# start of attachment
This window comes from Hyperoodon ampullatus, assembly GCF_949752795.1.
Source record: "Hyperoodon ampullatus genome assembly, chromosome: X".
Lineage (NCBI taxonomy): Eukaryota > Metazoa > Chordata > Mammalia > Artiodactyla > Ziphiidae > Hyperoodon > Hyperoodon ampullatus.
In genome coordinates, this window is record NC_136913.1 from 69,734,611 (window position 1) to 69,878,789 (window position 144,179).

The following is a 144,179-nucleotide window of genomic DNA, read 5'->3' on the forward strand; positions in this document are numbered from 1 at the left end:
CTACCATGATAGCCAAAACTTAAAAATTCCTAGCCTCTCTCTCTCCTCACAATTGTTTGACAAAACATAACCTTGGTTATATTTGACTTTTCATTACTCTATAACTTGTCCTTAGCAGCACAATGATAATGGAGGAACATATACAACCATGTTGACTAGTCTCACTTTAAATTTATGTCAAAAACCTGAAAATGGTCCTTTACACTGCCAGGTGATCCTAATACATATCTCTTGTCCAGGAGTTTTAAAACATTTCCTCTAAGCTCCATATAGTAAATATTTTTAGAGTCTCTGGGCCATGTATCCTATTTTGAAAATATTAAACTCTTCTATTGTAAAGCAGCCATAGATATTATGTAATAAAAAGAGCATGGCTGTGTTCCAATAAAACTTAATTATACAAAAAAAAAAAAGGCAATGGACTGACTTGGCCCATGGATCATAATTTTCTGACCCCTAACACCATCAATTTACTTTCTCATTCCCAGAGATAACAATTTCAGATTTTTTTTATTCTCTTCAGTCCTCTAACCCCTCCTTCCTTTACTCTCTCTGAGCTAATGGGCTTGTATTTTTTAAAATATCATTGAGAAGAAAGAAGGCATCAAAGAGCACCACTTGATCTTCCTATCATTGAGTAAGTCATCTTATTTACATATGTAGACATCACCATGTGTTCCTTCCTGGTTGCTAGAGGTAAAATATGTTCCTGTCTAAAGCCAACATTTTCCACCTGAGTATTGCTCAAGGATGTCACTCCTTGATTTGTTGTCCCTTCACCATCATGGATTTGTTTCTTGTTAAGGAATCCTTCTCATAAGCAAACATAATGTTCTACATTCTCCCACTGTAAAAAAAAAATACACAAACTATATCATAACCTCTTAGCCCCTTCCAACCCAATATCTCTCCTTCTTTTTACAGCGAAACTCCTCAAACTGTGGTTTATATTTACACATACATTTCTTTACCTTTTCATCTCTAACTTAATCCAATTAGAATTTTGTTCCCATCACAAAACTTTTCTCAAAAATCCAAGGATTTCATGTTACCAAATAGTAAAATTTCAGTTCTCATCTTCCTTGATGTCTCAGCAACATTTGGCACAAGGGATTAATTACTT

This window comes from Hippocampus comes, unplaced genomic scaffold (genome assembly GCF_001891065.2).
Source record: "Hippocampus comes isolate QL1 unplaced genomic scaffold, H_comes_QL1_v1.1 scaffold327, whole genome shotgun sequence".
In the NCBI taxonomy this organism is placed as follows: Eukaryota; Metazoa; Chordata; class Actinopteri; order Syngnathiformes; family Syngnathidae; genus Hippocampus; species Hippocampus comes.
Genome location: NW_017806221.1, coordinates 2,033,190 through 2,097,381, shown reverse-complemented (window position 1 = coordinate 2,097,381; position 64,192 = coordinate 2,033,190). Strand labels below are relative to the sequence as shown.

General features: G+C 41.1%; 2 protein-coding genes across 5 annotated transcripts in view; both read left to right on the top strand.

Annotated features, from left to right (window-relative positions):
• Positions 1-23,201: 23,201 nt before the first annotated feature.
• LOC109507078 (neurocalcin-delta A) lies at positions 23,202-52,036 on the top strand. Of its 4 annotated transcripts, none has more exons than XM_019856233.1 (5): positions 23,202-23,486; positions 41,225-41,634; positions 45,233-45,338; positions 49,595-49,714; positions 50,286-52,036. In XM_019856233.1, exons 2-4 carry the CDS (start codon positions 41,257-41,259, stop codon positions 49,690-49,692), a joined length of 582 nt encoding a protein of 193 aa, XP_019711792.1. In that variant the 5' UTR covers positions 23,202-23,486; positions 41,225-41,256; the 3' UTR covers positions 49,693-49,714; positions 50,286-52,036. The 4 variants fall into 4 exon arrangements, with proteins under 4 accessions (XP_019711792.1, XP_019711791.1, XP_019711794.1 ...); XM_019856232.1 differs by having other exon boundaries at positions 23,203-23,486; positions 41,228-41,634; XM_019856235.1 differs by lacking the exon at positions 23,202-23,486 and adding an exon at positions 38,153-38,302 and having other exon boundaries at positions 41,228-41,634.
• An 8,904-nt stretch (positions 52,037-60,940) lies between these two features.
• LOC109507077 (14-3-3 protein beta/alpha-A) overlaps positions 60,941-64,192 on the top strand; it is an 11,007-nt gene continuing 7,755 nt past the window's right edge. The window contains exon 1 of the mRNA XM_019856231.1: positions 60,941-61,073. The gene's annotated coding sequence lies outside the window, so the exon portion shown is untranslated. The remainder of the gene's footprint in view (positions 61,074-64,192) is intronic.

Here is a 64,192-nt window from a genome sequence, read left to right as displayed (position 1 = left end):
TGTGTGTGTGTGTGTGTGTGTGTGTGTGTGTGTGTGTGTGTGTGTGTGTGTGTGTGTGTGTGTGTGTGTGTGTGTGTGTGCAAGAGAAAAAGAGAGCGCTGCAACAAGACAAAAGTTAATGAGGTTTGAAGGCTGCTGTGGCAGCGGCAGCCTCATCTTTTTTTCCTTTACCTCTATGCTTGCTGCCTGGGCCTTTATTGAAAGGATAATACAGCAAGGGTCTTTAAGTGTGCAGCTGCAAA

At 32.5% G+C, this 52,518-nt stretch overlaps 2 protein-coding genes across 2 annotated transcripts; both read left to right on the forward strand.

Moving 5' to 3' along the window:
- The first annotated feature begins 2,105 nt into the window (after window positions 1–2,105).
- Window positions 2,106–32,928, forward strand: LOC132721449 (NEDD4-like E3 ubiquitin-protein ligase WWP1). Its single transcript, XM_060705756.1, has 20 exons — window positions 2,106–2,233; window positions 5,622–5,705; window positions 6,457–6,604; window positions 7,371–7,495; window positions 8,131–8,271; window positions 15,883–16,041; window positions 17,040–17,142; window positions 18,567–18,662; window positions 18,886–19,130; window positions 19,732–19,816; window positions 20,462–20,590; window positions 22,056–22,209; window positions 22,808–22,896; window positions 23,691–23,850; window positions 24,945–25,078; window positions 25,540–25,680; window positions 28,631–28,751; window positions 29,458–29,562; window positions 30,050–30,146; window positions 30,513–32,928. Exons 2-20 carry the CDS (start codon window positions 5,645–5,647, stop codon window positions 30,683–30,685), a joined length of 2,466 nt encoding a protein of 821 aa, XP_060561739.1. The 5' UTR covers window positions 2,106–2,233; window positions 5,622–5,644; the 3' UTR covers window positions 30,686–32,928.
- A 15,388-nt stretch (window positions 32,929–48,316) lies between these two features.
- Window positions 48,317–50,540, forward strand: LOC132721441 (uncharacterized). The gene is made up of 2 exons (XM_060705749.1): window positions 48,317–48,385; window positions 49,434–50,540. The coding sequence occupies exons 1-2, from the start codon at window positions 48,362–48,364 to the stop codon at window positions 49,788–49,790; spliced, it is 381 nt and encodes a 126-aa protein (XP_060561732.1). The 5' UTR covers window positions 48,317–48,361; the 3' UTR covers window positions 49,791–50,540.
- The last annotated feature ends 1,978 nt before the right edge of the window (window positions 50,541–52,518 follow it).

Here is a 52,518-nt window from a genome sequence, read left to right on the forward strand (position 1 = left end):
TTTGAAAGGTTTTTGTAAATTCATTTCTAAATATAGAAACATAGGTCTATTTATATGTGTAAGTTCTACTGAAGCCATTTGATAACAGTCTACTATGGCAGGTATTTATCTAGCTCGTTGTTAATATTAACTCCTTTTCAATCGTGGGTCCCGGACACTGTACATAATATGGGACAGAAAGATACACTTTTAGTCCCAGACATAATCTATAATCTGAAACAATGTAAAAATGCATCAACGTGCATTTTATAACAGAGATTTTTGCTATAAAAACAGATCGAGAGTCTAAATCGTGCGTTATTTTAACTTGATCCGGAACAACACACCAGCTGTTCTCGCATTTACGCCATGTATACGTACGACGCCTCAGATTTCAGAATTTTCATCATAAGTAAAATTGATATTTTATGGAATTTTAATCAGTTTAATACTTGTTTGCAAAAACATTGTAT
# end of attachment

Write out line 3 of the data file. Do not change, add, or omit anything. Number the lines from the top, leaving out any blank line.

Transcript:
Lineage (NCBI taxonomy): Eukaryota > Metazoa > Chordata > Mammalia > Artiodactyla > Ziphiidae > Hyperoodon > Hyperoodon ampullatus.